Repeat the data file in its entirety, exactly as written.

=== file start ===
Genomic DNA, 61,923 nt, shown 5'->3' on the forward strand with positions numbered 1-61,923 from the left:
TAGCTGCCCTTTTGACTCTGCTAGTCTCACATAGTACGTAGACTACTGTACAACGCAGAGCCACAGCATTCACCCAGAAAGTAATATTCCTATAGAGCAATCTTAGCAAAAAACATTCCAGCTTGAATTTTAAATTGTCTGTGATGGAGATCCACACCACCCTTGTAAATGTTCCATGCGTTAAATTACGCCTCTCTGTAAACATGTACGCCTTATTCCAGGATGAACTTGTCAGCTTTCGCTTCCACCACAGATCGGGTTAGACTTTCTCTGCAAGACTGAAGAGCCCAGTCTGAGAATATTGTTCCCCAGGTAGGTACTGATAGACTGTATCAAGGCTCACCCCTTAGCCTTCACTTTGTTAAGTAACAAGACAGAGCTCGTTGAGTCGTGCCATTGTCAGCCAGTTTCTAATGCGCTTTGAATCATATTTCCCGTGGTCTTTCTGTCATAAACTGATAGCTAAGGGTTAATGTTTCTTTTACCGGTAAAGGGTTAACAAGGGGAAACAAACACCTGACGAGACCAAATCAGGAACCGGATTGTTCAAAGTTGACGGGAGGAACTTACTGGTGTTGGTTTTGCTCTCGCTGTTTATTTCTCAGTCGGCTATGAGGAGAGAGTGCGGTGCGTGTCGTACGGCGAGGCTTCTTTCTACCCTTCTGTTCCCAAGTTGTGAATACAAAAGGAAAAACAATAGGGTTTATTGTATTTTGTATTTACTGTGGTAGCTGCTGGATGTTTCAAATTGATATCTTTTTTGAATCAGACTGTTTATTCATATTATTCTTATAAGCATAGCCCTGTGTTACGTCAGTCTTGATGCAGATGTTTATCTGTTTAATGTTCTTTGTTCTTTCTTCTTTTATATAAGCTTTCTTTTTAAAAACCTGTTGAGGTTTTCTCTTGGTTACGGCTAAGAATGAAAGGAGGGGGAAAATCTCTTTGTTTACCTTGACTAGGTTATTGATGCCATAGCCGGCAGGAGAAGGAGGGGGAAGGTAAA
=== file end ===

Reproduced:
Genomic DNA, 61,923 nt, shown 5'->3' on the forward strand with positions numbered 1-61,923 from the left:
TAGCTGCCCTTTTGACTCTGCTAGTCTCACATAGTACGTAGACTACTGTACAACGCAGAGCCACAGCATTCACCCAGAAAGTAATATTCCTATAGAGCAATCTTAGCAAAAAACATTCCAGCTTGAATTTTAAATTGTCTGTGATGGAGATCCACACCACCCTTGTAAATGTTCCATGCGTTAAATTACGCCTCTCTGTAAACATGTACGCCTTATTCCAGGATGAACTTGTCAGCTTTCGCTTCCACCACAGATCGGGTTAGACTTTCTCTGCAAGACTGAAGAGCCCAGTCTGAGAATATTGTTCCCCAGGTAGGTACTGATAGACTGTATCAAGGCTCACCCCTTAGCCTTCACTTTGTTAAGTAACAAGACAGAGCTCGTTGAGTCGTGCCATTGTCAGCCAGTTTCTAATGCGCTTTGAATCATATTTCCCGTGGTCTTTCTGTCATAAACTGATAGCTAAGGGTTAATGTTTCTTTTACCGGTAAAGGGTTAACAAGGGGAAACAAACACCTGACGAGACCAAATCAGGAACCGGATTGTTCAAAGTTGACGGGAGGAACTTACTGGTGTTGGTTTTGCTCTCGCTGTTTATTTCTCAGTCGGCTATGAGGAGAGAGTGCGGTGCGTGTCGTACGGCGAGGCTTCTTTCTACCCTTCTGTTCCCAAGTTGTGAATACAAAAGGAAAAACAATAGGGTTTATTGTATTTTGTATTTACTGTGGTAGCTGCTGGATGTTTCAAATTGATATCTTTTTTGAATCAGACTGTTTATTCATATTATTCTTATAAGCATAGCCCTGTGTTACGTCAGTCTTGATGCAGATGTTTATCTGTTTAATGTTCTTTGTTCTTTCTTCTTTTATATAAGCTTTCTTTTTAAAAACCTGTTGAGGTTTTCTCTTGGTTACGGCTAAGAATGAAAGGAGGGGGAAAATCTCTTTGTTTACCTTGACTAGGTTATTGATGCCATAGCCGGCAGGAGAAGGAGGGGGAAGGTAAA